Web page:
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The Critics of Fantastika

Science fiction and fantasy may not seem like natural targets of literary criticism. The last thing anyone wants while trying to escape into a fantasy world is some clever clogs popping up to tell you the novel you’re reading is a reactionary construct perpetuating an outmoded value system in the face of a post-industrial reality. So it will quite likely come as a surprise – not least to many ardent fantasy fans – that a considerable body of critical thought has accrued around fantasy literature.

Read more on Guardian Books.

STORY SALE: Star to Universe Magazine

I’m quite chuffed to say that my story Star has been accepted by new UK based Universe magazine and will appear in their first ‘Albion’ themed issue in May 2012.

Star was written in the 5th week of my time at the Clarion writer’s workshop in 2008. I went to Clarion with the mission of breaking my writing…kicking apart the style I had developed and finding different directions to go in. I spent the first four weeks doing that, and getting suitably savaged in the critique sessions, so in week five I returned to my more familiar style of dark, intense flash fiction and Star was the product.

In one aspect Star is a glimpse at a dystopian, alternative Britain 60 years after Nazi Germany won world war II. Britain’s history as an imperial and industrial power is a strong theme in much of my fiction, and Star was one of the first times I explored this idea. In another aspect it’s a very personal story about growing up in a British culture I felt deeply and often aggressively alienated from. And, reading the story back three years after writing it, I see there is also an emergent idea about belief and materialism in the story mix. So I am very happy that the story has found a good home.

AND: My Lovesick Zombie Boy Band, first published in the Hugo award winning Electric Velocipede, is available for free on Amazon Kindle for a few days from Saturday.

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Im Abendrot

UPDATE: A new translation sent to me by Richard Gardner

UPDATE: A contemporary re-imagining of Im Abendrot by Neil Fulwood

UPDATE: I have added a new translation contributed by Robin Wallace, and the amazing performance by Jessye Norman of Richard Strauss ‘Im Abendrot’.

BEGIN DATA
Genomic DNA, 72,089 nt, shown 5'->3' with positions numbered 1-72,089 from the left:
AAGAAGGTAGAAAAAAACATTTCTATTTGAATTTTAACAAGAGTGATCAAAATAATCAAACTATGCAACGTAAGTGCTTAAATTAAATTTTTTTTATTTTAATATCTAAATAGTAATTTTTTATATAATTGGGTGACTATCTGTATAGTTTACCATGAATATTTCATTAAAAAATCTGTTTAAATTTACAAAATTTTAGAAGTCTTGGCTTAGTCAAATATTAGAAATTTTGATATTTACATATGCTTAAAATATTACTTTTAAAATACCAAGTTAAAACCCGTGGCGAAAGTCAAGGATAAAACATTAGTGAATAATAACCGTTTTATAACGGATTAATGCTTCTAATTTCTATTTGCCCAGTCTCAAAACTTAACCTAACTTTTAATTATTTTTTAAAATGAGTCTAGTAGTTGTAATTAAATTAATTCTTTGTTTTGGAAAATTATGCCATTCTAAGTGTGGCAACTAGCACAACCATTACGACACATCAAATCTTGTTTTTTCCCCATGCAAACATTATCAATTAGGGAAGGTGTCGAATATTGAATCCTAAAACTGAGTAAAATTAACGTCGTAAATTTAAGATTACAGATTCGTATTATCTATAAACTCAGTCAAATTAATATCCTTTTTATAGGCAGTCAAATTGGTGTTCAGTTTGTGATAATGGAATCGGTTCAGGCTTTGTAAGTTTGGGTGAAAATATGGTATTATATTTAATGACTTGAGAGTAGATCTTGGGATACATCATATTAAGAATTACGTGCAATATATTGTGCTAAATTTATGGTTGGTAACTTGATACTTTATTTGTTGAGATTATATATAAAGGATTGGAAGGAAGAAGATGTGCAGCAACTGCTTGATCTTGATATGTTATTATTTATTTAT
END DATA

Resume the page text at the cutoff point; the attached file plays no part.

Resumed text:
I’m collecting translations of the poem ‘Im Abendrot’ by Joseph von Eichendorff, which was the basis of the final work by Richard Strauss of the same title. I’m particularly interested in the second line of the last verse, most often translated as ‘So deep at sunset’ and other possible translations. All suggestions welcome.



We have gone through sorrow and joy
hand in hand;
from wandering we now rest
on the silent land.

Around us, the valleys bow;
the air is growing darker;
two larks soar still
with reverie into the fragrant air.

Come close to me and let them fly about;
soon it will be time to sleep;
let us not lose our way
in this solitude.

O vast, tranquil peace!
so deep at sunset.
How weary we are of wandering –
Is this perhaps death?


At Gloaming
Through want and joy we have walked hand in hand;
We are both resting from out travels now, in the quiet countryside

Around us the valleys fold up, already the air grows dark,
Only two larks still soar wistfully into the balmy sky

Come here and let them fly about; soon it is time for sleep
We must not go astray in this solitude

O spacious, tranquil peace, so profound in the gloaming.
How tired we are of travelling – is this perchance death?


Twilight (Trans. Ivan Grosz)
We have gone through joy and sorrow
Walking hand in hand
Let’s rest from all the wanderings
Here, on this silent land

The valleys slip beneath us
The air is turning dark
Up into the balmy sky
Dreaming soar two larks

Come close to me and let them twirl
It’s almost time to sleep
Be careful not to lose our way
The solitude is deep

Oh broad and peaceful silence
Set in the evening’s dark red glow
Of wandering we are tired
May death be waiting for us now?



Im Abendrot (At Sunset)(translated by Richard Gardner)

Through misery and pleasure,
We wandered hand in hand;
And now we take our leisure,
Above the tranquil land.

Ringed by valleys leaning o’er,
The air to darkness bent;
Just two skylarks upwards soar,
Day-dreaming in the scent.

Come and let them whirl away,
It’s time for us to sleep;
Lest we err and go astray
In solitude this deep.

Vast and silent stillness fired
With sunset red the breadth!
How can we feel so tired?
Can this perhaps be death?



In the Evening (by Neil Fulwood)
Imagine: while driving home,
companionship and laughter left behind,
the village a string of lights
in the rearview mirror, you pull over

and turn the engine off,
then step out of the car and stand
on a verge of hardened soil,
the road unlit and signless at your back,

and look across the land
as dark comes on, the fields dull slabs
of earth which rise and level out
and stretch away. By day you’d see

a wealth of smaller things:
farmhouse chimneys capped with drifts
of smoke, the dotted lines
of boundaries marked by walls of stone;